Posted by Brigham and Women's Hospital March 20, 2014
On March 3, in a filled ballroom at the Mandarin Oriental Hotel in Boston, Brigham and Women’s Hospital (BWH) Women’s Health leaders, state and national representatives, and distinguished guests came together to discuss an urgent problem in biomedical science.
“We must face the hard truth: research in women’s health and gender differences lags far behind the research in men’s health care,” said U.S. Senator (MA) Elizabeth Warren, who provided keynote remarks. “And too often the policy conversation around women’s health lags as well. This must be addressed.”
Although 20 years have passed since the National Institutes of Health’s Revitalization Act became federal law – requiring the inclusion of women and minorities in clinical research studies and the analysis of results by sex – a major gender gap still exists in medical research.
Convened by Paula Johnson, MD, MPH, executive director of BWH’s Connors Center for Women’s Health and Gender Biology, “Charting the Course: A National Policy Summit on the Future of Women’s Health” explored the current state of medical research and how it is failing women.
“Cardiovascular disease is the number one killer of women in the U.S. today, yet only one third of the participants in related clinical trials are women, and only one quarter of those trials report outcomes by sex,” said Dr. Johnson. “We can do better.”
Added BWH President Betsy Nabel, MD: “This movement doesn’t just benefit women. It benefits men and our society as a whole as well.”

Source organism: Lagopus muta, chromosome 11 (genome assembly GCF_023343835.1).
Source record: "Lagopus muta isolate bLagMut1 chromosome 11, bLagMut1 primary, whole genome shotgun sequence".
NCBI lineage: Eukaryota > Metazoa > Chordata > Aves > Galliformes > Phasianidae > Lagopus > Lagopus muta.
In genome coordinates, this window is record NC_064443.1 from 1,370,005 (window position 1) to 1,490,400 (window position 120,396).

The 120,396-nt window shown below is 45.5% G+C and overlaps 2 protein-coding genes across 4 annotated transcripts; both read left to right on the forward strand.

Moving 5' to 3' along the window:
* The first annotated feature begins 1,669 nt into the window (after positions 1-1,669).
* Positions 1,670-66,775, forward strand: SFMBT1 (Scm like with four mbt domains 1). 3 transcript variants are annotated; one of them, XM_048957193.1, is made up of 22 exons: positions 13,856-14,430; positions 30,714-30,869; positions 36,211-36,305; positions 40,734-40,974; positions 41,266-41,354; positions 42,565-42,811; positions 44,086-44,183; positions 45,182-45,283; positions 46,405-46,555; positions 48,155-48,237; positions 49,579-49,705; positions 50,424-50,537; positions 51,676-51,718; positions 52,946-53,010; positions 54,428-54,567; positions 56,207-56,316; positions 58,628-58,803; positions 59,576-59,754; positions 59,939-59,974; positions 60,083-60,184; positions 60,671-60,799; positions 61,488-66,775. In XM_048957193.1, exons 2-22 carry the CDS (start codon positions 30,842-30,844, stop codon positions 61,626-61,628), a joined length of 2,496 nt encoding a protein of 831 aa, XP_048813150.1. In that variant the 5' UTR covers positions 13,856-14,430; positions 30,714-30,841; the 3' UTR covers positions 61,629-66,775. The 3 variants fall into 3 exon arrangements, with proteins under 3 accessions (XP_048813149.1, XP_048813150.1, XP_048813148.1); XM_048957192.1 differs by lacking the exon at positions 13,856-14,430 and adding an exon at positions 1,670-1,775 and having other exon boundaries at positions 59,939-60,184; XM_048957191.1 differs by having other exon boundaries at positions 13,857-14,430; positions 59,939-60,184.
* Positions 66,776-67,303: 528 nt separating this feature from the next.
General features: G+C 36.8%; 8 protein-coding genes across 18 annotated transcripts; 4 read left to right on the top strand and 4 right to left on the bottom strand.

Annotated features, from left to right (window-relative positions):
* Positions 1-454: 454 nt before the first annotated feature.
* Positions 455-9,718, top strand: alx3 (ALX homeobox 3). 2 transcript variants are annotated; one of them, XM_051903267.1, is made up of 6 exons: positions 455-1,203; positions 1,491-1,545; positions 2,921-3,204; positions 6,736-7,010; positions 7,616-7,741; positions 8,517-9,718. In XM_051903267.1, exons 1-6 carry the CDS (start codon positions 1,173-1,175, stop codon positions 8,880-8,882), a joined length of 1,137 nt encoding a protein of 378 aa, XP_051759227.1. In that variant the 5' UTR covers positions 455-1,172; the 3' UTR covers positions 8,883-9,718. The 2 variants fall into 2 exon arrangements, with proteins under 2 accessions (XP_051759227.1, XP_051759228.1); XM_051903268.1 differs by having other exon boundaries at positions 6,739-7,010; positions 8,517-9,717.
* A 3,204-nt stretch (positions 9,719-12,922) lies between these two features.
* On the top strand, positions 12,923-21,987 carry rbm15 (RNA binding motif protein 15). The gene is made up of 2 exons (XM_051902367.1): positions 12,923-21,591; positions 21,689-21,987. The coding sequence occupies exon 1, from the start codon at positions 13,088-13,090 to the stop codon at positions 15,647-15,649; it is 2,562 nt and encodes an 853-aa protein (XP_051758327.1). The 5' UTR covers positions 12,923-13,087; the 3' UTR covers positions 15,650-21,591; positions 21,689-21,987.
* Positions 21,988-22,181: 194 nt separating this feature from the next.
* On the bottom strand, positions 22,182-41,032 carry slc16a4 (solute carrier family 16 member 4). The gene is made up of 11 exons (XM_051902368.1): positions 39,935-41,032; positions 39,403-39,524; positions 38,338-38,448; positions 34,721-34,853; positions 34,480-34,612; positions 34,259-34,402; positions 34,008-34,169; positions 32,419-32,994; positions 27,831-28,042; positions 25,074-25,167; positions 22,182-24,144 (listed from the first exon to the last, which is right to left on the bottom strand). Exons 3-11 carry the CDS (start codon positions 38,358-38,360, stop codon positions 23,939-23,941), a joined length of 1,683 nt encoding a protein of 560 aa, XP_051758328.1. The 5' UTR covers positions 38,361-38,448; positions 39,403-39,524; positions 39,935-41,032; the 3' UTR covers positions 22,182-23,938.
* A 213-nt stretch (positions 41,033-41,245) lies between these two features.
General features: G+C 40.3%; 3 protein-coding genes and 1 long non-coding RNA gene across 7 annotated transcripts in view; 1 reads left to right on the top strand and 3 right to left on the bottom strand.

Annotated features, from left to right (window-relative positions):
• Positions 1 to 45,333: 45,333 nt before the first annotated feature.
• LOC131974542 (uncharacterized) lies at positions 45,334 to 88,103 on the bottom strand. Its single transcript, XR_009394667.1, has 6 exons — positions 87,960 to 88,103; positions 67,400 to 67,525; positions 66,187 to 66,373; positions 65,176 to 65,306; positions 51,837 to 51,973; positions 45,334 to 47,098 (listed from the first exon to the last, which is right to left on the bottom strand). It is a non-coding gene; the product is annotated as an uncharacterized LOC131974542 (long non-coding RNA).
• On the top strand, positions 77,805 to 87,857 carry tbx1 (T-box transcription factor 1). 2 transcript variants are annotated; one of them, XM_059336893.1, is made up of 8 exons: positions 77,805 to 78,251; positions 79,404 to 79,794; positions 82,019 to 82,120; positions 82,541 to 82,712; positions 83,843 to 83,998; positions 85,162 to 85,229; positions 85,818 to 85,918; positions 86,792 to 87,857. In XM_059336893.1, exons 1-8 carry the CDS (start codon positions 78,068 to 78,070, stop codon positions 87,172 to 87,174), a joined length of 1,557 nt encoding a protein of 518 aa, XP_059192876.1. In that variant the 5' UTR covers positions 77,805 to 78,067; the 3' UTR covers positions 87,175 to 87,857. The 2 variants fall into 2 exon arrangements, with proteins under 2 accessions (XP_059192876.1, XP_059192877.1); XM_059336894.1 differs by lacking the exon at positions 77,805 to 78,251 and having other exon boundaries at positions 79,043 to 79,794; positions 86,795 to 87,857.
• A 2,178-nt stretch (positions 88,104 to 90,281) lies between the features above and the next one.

Lung cancer, depression, Alzheimer’s – these diseases and conditions all disproportionately affect women. However, studies either fail to include enough women or fail to report outcomes by sex.
“This is an equal rights issue as important as equal pay,” said Johnson. “Research on sex and gender differences must become the norm, not the exception, for us to achieve health equity and to improve health outcomes for women and men, now and in future generations. When we fail to routinely consider the impact of sex and gender in research, we are leaving women’s health to chance.”
The summit opened with the release of a research report entitled Sex-Specific Medical Research: Why Women’s Health Can’t Wait, coauthored by Dr. Johnson; Therese Fitzgerald, PhD, MSW, Connors Center director of Policy and Advocacy; Jill Goldstein, PhD, MPH, Connors Center director of Research; Alina Salganicoff, PhD, of the Kaiser Family Foundation; and Susan Wood, PhD, of the Jacob’s Institute for Women’s Health at George Washington University. The report draws on numerous sources and, for the first time, aggregates existing evidence regarding scientific practices and sex differences.
The report states that the science that informs medicine – from basic science through clinical trials and evaluation – routinely fails to consider the crucial impact of sex and gender. It lays out a Women’s Health Equity Action Plan, which includes holding federal agencies accountable and promoting transparency and disclosure regarding the absence of sex-based evidence in research, drugs, and devices. The plan also calls for the expansion of sex-based research requirements and the adoption of clinical care practices and training that incorporate a sex-based lens in care and research.
According to Johnson, one of the simplest things women can do to take action and become informed is to ask their health care provider if a condition they have presents differently in men and women, or if a medication they are receiving affects men and women in a different way.
During her morning remarks, Sen. Warren shared a personal story about her mother, who died due to coronary disease that had gone undetected because “she was a woman” and heart disease “was considered a man’s disease,” said Warren.
“I have two granddaughters, and that will not be the world they live in,” Warren said.Watch the video below for highlights of the Summit, and visit www.bwhevents.org/whs to read the report and to learn more about the event. – Michelle C